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Particles and Quantum Phenomena

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The pair consists of one particle and its antiparticle. ... Wave Particle Duality. So you though everything is a wave or a particle yeh? ... – PowerPoint PPT presentation

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Title: Particles and Quantum Phenomena


1
Particles and Quantum Phenomena
2
What Are the 4 Fundamental Forces?
3
Fundamental Forces
  • Electromagnetic
  • Gravitational
  • Nuclear weak
  • Nuclear strong

4
Gravity
  • What are/is the exchange bosons?
  • What do they act between?
  • Is it weak or strong?

5
Gravity
  • What are/is the exchange bosons?
  • Gravitons
  • What do they act between?
  • All particles with mass
  • Is it weak or strong?
  • Very weak (it only feels big because the Earth is
    so big!)

6
Electromagnetic
  • What are/is the exchange bosons?
  • What do they act between?
  • Is it weak or strong?

7
Electromagnetic
  • What are/is the exchange bosons?
  • Photons
  • What do they act between?
  • Charged particles
  • Is it weak or strong?
  • Very strong compared to gravity

8
Nuclear Weak
  • What are/is the exchange bosons?
  • What do they act between?
  • Is it weak or strong?

9
Nuclear weak
  • What are/is the exchange bosons?
  • W, W-, Z
  • What do they act between?
  • Nucleons
  • Is it weak or strong?
  • Weak (compared to nuclear strong!)

10
Nuclear strong
  • What are/is the exchange bosons?
  • What do they act between?
  • Is it weak or strong?

11
Nuclear strong
  • What are/is the exchange bosons?
  • Gluons
  • What do they act between?
  • Quarks
  • Is it weak or strong?
  • Very strong

12
Particles and Anti Particles
  • All particles have an antiparticle
  • Anti particles have the same
  • But opposite

13
Particles and Anti Particles
  • All particles have an antiparticle
  • Anti particles have the same mass
  • But opposite charge
  • What happens if they come across each other?

14
Annihilation
  • This happens when a particle and its antiparticle
    meet.
  • The result is 2 or 3 Gamma rays are given out
    and the particles disappear.
  • What is the opposite of Annihilation?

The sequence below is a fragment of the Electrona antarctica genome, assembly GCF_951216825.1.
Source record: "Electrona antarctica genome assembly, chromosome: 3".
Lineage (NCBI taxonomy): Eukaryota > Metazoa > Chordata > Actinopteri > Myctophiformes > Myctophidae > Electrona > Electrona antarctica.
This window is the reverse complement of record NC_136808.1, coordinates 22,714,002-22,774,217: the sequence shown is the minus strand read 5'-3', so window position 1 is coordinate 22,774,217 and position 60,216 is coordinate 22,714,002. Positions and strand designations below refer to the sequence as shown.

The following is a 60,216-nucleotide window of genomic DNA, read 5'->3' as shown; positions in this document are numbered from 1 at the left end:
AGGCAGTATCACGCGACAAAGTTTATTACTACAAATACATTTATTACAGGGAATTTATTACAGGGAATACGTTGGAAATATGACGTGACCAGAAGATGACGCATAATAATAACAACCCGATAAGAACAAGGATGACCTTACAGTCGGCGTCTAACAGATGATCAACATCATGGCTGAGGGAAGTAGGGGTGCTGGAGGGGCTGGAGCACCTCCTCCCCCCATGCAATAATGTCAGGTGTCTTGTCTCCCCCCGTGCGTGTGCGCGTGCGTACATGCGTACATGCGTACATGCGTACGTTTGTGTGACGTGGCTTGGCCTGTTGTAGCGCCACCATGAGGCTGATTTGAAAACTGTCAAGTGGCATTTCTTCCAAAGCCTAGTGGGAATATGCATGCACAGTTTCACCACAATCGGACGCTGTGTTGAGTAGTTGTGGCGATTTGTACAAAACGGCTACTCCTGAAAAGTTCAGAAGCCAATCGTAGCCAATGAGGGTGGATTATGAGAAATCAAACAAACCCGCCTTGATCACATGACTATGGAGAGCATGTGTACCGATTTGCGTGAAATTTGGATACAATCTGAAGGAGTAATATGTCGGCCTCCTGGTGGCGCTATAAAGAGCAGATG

15
Pair production
  • If a gamma Ray interacts with something e.g. an
    atom/electron and it has enough energy a pair of
    particles may be produced.
  • The pair consists of one particle and its
    antiparticle.
  • (The atom/electron has to be there so that
    momentum is conserved)

16
Observing particles
  • How do we see particle collisions annihilations
    etc?

17
Cloud chambers and Bubble chambers
  • Both of these enable us to see the paths of
    particles by observing the ionisation caused by
    the tracks.
  • If a magnetic field is present the tracks are?

18
Particle tracks
  • What could this be?

19
Particle tracks
  • Pair creation
  • Why do they curve different ways?

20
Particle Families
  • What are the main ones?

21
Particle families
  • The main groups are -
  • Hadrons
  • Leptons

22
Leptons
  • What type of particle are they?
  • What is the simplest?

23
Leptons
  • They are light (relatively small mass) particles
  • The simplest is the electron
  • What are the other three particles that make up
    the basic family?

24
Basic lepton family
  • Electron e- and
  • Positron e
  • Electron neutrino ?e and
  • Anti electron neutrino ?e
  • What about the excited lepton family?

25
Excited Lepton Family
  • Muon µ
  • Anti Muon
  • Muon neutrino ?µ and
  • Anti Muon neutrino
  • The Tau family is the last in the series but
    should not be needed!

26
Hadrons
  • What is the basic property?

27
Hadrons
  • These are heavy (e.g. contain a relatively big
    mass)
  • They are made from Quarks
  • But what are the two sub sets?

28
Hadrons
  • They are split into two sub sets-
  • 1 Baryons
  • 2 Mesons
  • What is the difference?

29
Baryons and Mesons
  • Baryons are made up of three Quarks
  • Mesons are made up of two Quarks (one normal and
    one anti quark)
  • What are the common Baryons?

30
Baryons
  • Neutrons, protons, sigma's S, omegas O
  • And their anti particles